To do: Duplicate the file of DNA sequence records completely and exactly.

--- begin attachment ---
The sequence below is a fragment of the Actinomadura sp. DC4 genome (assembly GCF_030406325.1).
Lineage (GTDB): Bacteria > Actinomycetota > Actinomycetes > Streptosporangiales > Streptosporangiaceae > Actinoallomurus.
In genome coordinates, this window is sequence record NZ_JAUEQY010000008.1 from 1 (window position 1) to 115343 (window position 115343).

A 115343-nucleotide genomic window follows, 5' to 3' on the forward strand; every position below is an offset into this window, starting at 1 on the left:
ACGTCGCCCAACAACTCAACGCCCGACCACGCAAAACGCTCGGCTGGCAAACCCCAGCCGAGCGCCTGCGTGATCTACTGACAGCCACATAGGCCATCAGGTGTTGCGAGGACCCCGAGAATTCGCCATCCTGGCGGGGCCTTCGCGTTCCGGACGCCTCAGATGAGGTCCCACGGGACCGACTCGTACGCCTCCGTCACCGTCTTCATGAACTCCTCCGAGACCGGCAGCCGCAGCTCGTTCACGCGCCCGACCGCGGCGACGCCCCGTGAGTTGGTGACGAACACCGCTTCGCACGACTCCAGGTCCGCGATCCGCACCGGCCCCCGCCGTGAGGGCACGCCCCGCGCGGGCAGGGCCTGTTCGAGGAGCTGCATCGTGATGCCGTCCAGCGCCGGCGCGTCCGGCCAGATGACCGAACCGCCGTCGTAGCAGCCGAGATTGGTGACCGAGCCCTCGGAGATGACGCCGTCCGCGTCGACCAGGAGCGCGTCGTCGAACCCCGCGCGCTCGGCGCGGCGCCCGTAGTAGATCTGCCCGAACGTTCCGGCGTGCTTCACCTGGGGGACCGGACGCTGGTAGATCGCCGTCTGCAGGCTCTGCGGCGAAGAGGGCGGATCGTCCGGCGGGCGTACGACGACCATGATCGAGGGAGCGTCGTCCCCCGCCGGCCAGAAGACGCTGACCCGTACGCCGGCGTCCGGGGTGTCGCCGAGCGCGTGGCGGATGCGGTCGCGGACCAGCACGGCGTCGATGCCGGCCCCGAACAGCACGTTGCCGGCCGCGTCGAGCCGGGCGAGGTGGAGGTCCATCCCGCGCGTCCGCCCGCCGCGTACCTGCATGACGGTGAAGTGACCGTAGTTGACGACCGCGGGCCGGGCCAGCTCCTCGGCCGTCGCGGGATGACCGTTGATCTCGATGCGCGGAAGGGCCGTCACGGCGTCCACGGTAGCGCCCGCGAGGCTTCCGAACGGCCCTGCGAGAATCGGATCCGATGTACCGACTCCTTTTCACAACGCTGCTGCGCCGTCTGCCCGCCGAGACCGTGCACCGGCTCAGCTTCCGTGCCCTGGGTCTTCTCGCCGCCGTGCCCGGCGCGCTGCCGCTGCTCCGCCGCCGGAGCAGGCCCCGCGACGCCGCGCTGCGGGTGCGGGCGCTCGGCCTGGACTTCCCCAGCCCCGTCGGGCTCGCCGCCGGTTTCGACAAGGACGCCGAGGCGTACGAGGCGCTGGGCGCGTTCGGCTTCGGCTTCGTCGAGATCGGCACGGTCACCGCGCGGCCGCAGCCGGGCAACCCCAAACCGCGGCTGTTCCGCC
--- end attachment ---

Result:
The sequence below is a fragment of the Actinomadura sp. DC4 genome (assembly GCF_030406325.1).
Lineage (GTDB): Bacteria > Actinomycetota > Actinomycetes > Streptosporangiales > Streptosporangiaceae > Actinoallomurus.
In genome coordinates, this window is sequence record NZ_JAUEQY010000008.1 from 1 (window position 1) to 115343 (window position 115343).

A 115343-nucleotide genomic window follows, 5' to 3' on the forward strand; every position below is an offset into this window, starting at 1 on the left:
ACGTCGCCCAACAACTCAACGCCCGACCACGCAAAACGCTCGGCTGGCAAACCCCAGCCGAGCGCCTGCGTGATCTACTGACAGCCACATAGGCCATCAGGTGTTGCGAGGACCCCGAGAATTCGCCATCCTGGCGGGGCCTTCGCGTTCCGGACGCCTCAGATGAGGTCCCACGGGACCGACTCGTACGCCTCCGTCACCGTCTTCATGAACTCCTCCGAGACCGGCAGCCGCAGCTCGTTCACGCGCCCGACCGCGGCGACGCCCCGTGAGTTGGTGACGAACACCGCTTCGCACGACTCCAGGTCCGCGATCCGCACCGGCCCCCGCCGTGAGGGCACGCCCCGCGCGGGCAGGGCCTGTTCGAGGAGCTGCATCGTGATGCCGTCCAGCGCCGGCGCGTCCGGCCAGATGACCGAACCGCCGTCGTAGCAGCCGAGATTGGTGACCGAGCCCTCGGAGATGACGCCGTCCGCGTCGACCAGGAGCGCGTCGTCGAACCCCGCGCGCTCGGCGCGGCGCCCGTAGTAGATCTGCCCGAACGTTCCGGCGTGCTTCACCTGGGGGACCGGACGCTGGTAGATCGCCGTCTGCAGGCTCTGCGGCGAAGAGGGCGGATCGTCCGGCGGGCGTACGACGACCATGATCGAGGGAGCGTCGTCCCCCGCCGGCCAGAAGACGCTGACCCGTACGCCGGCGTCCGGGGTGTCGCCGAGCGCGTGGCGGATGCGGTCGCGGACCAGCACGGCGTCGATGCCGGCCCCGAACAGCACGTTGCCGGCCGCGTCGAGCCGGGCGAGGTGGAGGTCCATCCCGCGCGTCCGCCCGCCGCGTACCTGCATGACGGTGAAGTGACCGTAGTTGACGACCGCGGGCCGGGCCAGCTCCTCGGCCGTCGCGGGATGACCGTTGATCTCGATGCGCGGAAGGGCCGTCACGGCGTCCACGGTAGCGCCCGCGAGGCTTCCGAACGGCCCTGCGAGAATCGGATCCGATGTACCGACTCCTTTTCACAACGCTGCTGCGCCGTCTGCCCGCCGAGACCGTGCACCGGCTCAGCTTCCGTGCCCTGGGTCTTCTCGCCGCCGTGCCCGGCGCGCTGCCGCTGCTCCGCCGCCGGAGCAGGCCCCGCGACGCCGCGCTGCGGGTGCGGGCGCTCGGCCTGGACTTCCCCAGCCCCGTCGGGCTCGCCGCCGGTTTCGACAAGGACGCCGAGGCGTACGAGGCGCTGGGCGCGTTCGGCTTCGGCTTCGTCGAGATCGGCACGGTCACCGCGCGGCCGCAGCCGGGCAACCCCAAACCGCGGCTGTTCCGCC